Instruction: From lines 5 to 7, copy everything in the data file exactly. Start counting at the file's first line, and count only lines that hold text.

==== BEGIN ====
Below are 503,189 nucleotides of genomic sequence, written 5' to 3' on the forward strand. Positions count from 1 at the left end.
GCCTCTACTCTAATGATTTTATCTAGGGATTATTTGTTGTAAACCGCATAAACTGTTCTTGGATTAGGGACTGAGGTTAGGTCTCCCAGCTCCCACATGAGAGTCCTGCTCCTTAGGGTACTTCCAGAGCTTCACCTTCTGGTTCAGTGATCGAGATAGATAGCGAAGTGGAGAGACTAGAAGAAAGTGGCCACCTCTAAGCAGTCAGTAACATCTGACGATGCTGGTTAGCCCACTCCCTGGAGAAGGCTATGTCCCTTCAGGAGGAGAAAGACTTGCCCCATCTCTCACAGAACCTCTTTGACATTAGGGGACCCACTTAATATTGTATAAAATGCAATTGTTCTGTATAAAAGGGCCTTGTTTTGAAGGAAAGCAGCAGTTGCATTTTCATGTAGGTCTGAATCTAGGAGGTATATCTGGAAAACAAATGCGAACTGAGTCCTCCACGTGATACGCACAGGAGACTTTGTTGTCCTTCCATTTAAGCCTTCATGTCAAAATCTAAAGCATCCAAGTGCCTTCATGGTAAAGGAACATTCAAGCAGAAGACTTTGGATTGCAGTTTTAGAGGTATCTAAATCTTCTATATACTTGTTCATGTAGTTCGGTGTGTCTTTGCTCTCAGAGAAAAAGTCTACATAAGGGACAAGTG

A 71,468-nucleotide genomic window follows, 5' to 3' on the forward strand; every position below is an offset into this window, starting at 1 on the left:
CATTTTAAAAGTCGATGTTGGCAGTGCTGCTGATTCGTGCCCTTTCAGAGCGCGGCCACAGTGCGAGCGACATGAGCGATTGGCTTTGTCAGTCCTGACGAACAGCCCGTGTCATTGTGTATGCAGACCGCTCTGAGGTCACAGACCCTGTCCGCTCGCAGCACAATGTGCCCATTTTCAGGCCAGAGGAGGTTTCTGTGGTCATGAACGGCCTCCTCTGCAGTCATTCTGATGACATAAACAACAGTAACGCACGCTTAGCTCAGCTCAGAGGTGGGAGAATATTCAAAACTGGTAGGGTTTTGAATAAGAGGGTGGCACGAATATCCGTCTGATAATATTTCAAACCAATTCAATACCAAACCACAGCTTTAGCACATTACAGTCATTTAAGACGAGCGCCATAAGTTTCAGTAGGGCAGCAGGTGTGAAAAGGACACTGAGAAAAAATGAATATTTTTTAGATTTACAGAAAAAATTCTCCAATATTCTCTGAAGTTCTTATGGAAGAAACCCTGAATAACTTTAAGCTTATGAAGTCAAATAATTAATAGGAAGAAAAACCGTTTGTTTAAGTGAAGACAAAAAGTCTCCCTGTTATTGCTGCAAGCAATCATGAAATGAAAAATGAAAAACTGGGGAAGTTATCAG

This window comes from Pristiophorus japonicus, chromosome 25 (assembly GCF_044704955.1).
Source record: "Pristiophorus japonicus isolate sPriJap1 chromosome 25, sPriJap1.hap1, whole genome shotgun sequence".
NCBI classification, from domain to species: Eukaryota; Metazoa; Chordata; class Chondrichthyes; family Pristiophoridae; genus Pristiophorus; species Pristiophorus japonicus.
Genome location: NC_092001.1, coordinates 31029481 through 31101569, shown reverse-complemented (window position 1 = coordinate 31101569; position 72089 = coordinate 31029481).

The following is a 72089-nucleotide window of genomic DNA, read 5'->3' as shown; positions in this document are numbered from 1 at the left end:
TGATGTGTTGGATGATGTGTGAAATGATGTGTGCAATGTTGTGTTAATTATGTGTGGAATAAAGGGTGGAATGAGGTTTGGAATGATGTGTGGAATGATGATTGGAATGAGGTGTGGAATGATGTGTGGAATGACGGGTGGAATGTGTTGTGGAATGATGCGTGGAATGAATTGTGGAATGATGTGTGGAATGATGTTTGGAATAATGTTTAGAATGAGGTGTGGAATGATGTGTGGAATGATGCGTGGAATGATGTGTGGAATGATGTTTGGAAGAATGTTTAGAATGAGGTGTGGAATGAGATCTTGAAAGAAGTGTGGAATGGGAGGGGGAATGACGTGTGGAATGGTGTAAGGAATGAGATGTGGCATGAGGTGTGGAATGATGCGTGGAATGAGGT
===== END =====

This window comes from Pristiophorus japonicus, chromosome 25 (assembly GCF_044704955.1).
Source record: "Pristiophorus japonicus isolate sPriJap1 chromosome 25, sPriJap1.hap1, whole genome shotgun sequence".
NCBI classification, from domain to species: Eukaryota; Metazoa; Chordata; class Chondrichthyes; family Pristiophoridae; genus Pristiophorus; species Pristiophorus japonicus.